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Log #2 Researching Firmware

A project log for Hoverboards for Assistive Devices

Want to motorize a wheeled assistive device? What better than a hacked hoverboard with brushless motors, electronics and power.

Phil MalonePhil Malone 04/16/2020 at 14:280 Comments

Once I received my new HOVER-1 ULTRA, and discovered that it had two separate motor controller boards, I knew I had some research ahead of me.

To cut a long story short, I found two great projects that could help me with code.

The first source was a Software repo by Florian, a German Software and Hardware developer.

https://github.com/flo199213/Hoverboard-Firmware-Hack-Gen2

This appears to be the first code repository that deals with the Dual controller code.

An interesting adaption of Florian's code was made by Gaucho, in Rome.

https://github.com/gaucho1978/CHEAP-LAWNMOWER-ROBOT-FROM-HOVERBOARD

By combining information from both of these projects, I was able to establish a starting point for my own code.  I actually used Gaucho's code to verify that I could succesfuly build and deploy working code, but in the end I used Florians code as the basis for my own project.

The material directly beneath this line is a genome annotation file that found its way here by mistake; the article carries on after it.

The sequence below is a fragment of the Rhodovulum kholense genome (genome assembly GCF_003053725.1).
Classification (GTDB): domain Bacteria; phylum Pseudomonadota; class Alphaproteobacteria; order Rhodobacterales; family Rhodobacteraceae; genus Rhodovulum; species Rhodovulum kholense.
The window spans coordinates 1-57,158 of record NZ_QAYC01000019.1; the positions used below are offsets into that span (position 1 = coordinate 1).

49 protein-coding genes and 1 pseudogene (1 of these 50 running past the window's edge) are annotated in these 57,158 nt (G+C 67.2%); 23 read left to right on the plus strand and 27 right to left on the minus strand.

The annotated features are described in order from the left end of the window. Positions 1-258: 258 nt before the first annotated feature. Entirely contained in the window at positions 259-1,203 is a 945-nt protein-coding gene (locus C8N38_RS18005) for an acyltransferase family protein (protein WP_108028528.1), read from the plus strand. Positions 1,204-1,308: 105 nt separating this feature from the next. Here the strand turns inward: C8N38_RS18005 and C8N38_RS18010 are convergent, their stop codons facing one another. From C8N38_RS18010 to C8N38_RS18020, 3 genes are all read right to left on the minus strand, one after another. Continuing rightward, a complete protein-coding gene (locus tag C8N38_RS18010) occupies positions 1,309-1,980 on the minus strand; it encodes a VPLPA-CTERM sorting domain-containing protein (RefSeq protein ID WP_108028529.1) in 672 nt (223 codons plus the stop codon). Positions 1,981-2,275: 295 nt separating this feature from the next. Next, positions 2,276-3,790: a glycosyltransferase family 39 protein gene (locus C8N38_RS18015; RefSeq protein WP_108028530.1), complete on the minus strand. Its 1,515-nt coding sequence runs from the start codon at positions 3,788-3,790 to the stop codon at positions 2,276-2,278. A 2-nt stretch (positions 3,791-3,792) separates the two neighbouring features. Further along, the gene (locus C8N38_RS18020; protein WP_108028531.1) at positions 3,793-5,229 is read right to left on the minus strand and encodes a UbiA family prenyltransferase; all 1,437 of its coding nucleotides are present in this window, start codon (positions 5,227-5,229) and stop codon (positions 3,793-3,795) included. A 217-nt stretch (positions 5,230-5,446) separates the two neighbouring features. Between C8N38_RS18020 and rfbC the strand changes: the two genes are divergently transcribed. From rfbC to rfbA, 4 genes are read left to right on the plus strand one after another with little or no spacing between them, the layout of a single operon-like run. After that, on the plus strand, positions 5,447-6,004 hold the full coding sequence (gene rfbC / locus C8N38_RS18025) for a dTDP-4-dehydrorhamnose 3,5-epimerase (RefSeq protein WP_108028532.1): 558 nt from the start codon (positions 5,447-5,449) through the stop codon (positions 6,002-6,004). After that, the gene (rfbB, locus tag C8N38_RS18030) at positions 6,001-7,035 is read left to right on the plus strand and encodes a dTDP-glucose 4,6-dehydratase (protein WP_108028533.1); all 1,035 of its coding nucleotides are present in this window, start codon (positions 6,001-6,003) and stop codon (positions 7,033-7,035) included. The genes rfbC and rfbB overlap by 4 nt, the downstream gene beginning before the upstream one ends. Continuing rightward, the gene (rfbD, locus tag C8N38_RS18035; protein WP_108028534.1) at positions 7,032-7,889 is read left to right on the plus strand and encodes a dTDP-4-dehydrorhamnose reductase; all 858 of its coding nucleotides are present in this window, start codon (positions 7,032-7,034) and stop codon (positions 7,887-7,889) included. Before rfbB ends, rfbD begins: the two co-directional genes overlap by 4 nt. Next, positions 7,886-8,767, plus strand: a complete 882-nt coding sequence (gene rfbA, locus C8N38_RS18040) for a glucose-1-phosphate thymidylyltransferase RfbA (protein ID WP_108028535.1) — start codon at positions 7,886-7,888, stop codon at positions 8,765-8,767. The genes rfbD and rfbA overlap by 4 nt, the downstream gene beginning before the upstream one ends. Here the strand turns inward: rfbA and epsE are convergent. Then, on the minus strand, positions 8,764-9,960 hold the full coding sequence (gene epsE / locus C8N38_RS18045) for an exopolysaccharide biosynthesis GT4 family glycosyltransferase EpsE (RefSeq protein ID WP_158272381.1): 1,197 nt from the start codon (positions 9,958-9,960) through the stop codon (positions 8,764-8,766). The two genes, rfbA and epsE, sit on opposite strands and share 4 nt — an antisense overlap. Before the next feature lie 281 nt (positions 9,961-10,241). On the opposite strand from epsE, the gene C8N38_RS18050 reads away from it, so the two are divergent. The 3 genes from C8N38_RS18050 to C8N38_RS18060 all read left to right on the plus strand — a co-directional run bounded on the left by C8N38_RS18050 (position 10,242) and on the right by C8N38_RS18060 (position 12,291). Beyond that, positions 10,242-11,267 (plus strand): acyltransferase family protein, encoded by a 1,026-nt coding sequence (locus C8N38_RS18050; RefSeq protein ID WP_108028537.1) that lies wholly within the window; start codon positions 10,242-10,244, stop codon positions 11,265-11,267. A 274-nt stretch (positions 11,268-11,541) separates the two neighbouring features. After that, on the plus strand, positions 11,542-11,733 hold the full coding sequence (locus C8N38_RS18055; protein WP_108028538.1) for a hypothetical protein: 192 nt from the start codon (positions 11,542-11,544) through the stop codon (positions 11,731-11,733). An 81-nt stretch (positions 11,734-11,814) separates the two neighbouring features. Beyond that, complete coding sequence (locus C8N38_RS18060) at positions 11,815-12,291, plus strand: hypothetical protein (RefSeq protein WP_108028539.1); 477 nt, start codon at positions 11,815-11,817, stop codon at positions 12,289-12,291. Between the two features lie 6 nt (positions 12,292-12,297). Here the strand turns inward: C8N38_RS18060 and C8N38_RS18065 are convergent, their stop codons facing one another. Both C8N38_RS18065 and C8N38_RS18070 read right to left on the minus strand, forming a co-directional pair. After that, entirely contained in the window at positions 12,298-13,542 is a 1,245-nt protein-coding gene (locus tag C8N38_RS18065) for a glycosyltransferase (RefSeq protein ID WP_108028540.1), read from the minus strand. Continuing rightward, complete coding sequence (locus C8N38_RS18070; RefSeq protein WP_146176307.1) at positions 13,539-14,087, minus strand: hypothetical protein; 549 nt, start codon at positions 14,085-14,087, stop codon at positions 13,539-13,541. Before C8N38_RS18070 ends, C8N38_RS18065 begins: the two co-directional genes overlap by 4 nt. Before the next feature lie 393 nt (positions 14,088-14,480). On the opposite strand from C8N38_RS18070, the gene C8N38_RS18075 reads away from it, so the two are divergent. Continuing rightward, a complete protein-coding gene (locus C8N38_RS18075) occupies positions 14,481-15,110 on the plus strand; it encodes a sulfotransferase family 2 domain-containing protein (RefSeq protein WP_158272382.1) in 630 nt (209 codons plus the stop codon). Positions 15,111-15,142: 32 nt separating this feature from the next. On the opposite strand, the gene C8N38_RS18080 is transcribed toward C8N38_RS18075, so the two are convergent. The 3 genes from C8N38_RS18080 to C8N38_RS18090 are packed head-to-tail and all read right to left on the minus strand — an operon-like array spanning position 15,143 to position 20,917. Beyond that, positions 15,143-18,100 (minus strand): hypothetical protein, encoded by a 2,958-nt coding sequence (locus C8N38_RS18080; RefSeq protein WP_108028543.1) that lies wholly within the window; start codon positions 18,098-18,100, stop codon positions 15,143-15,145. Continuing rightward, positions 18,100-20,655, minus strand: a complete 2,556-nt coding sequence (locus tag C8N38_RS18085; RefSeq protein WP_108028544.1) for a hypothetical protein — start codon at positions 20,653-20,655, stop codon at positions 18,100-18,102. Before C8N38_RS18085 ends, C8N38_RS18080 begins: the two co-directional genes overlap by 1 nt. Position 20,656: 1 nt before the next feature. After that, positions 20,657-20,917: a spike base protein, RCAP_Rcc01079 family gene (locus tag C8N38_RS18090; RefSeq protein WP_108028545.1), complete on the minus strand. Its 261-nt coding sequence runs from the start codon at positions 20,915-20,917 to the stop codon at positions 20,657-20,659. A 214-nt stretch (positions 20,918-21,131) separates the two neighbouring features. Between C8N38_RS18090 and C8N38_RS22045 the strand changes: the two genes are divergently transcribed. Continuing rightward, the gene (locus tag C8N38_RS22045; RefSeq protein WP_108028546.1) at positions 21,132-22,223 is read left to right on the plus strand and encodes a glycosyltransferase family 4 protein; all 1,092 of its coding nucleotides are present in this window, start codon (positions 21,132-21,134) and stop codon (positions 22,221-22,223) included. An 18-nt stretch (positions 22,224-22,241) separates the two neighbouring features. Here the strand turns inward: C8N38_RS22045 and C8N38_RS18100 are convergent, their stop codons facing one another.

The Florian Repo came with the following Flashing instructions

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The firmware is built with Keil (free up to 32KByte). To build the firmware, open the Keil project file which is includes in repository. Right to the STM32, there is a debugging header with GND, 3V3, SWDIO and SWCLK. Connect GND, SWDIO and SWCLK to your SWD programmer, like the ST-Link found on many STM devboards.

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So I ordered the ST-LINK interface from AdaFruit.com, and downloaded the Keil software from https://www.keil.com/demo/eval/arm.htm and the ST-LINK Utility from https://www.st.com/en/development-tools/stsw-link004.html

I mounted header pins for programming and serial debugging, and stared down the road of figuring out what the various elements did.

The following picture shows the two cables that I assembled for programming and debugging.  The ST-LINK module was connected to the programming header by 4 wires.  This provided the communications AND power for the processor.  Note: the processor runs on 3.3V (not 5V).  Also shown is the serial debugger cable that uses a USB-TTL Serial interface like this one.  Note that the power from the debugger cable is not used, and the interface is 3.3-5v compatible.

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